Jul
12
comment Alternative notations for Cantonese tones
@JackMaddington Yale distinguishes the high-level and high-falling (both #1 in all systems) with tone marks (e.g., sī vs sì). Neither of the other systems do. It should be noted that in HK Cantonese, those two tones have merged, and so they don't need to be distinguished in writing.
Jul
11
comment The two pronunciations of 粘
@wpt Thanks for the info :)
Jul
8
comment Why do some Chinese characters have multiple simplified variants?
Answer very unclear. Which characters are you referring to?
Jul
7
comment Were 蒸 and 祯 homonyms?
FWIW: One middle-chinese reconstruction gives 蒸 = tɕiəŋ and 禎 = ȶiɛŋ. Not identical, but close (slight change in vowel quality, affricate vs stop).
Jul
1
comment What does this character mean? 
Could you provide a picture? It doesn't render in my browser, and when cutting and pasting into Unihan and such, it resolves to the codepoint U+F604, which is "not in unihan" and "not a valid unicode character".
Jun
15
comment Chinese proverb: If you want happiness for a lifetime, help the younger generation?
Some more info that might make for a reopen+answer: Earliest English reference I can find is 1996 "Know Stress to No Stress". The quote takes a slightly different form. I also found a Chinese source wondering where it came from, as well as some translations into Chinese that ante-date the 1996 book.
Jun
5
comment 說-speak? why translated as pleasant?
Are you familiar with the idea of a "just so story"? It's common to see characters that were formed in a simple phonetic+radical way (形声字), but sound changes have completely obscured the phonetic. A long time after the fact, people want an explanation for why the character is that way. The true answer is simply "the phonetic", but people come up with elaborate stories to explain the semantic meaning of the character, as if they were 会意字. This is true in other languages too--see false etymology.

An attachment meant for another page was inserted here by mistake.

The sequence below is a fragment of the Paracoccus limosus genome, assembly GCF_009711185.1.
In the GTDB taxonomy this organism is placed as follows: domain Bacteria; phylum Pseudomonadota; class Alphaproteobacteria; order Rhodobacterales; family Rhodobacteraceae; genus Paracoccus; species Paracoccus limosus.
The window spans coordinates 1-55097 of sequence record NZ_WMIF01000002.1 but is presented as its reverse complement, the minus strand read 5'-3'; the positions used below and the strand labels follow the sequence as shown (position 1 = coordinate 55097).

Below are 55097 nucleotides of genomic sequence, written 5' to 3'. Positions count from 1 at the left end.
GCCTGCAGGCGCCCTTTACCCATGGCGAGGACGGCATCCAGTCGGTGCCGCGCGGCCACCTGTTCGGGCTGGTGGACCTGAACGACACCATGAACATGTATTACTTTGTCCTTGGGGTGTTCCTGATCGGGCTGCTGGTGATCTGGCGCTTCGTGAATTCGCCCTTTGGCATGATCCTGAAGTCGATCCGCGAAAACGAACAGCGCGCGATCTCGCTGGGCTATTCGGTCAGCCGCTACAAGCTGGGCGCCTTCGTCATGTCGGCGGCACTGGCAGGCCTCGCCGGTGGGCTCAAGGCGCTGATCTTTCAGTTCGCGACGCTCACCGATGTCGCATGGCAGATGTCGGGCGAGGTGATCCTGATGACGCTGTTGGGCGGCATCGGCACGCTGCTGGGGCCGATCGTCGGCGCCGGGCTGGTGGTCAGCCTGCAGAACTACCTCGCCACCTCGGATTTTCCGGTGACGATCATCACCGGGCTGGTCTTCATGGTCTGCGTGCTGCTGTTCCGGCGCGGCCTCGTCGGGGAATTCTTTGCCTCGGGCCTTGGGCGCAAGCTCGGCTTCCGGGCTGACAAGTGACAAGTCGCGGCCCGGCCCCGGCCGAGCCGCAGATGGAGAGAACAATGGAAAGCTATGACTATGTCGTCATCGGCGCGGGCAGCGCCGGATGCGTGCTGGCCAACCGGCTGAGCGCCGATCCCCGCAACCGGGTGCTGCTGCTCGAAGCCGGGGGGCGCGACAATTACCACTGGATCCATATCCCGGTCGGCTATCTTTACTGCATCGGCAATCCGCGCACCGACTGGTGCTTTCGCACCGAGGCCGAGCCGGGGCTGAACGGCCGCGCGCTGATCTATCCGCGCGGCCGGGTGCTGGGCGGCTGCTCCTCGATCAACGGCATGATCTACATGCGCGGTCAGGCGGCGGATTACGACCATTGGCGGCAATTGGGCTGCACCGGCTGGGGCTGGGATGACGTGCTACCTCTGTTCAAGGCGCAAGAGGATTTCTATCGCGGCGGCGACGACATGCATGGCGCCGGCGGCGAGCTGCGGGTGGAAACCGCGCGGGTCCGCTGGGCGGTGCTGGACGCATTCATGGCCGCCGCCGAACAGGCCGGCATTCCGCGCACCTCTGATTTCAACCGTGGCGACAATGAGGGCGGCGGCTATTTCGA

Jun
5
comment 說-speak? why translated as pleasant?
I think the why was just pronunciation (说 and 悦 used to have a similar pronunciation, which is why they share a phonetic component). The meanings of explanations and happiness are just made up.
Jun
4
comment Is there a difference between 復習 and 複習?
Excellent answer.
Jun
4
comment Sichuanese: When Is First Tone 55 Vs. 45?
Also, there are like 3 tone change rules listed. If you copy and translate them here, your answer will be really valuable to anyone searching about Sichuanese tone changes.
Jun
3
comment “Thank you” in Tibetan, Cantonese, and Mandarin
I don't understand Tibetan, but I highly doubt that Tibetan "thank you" is cognate to either Chinese expression. The wiktionary page gives the transliteration "thugs rje che". Regardless of the modern pronunciation, or how the third syllable factors into this, the "thugs" part strongly implies that (at least at some point in time), the first syllable ended in a velar. 多 did not ever have such a final, even in Old Chinese.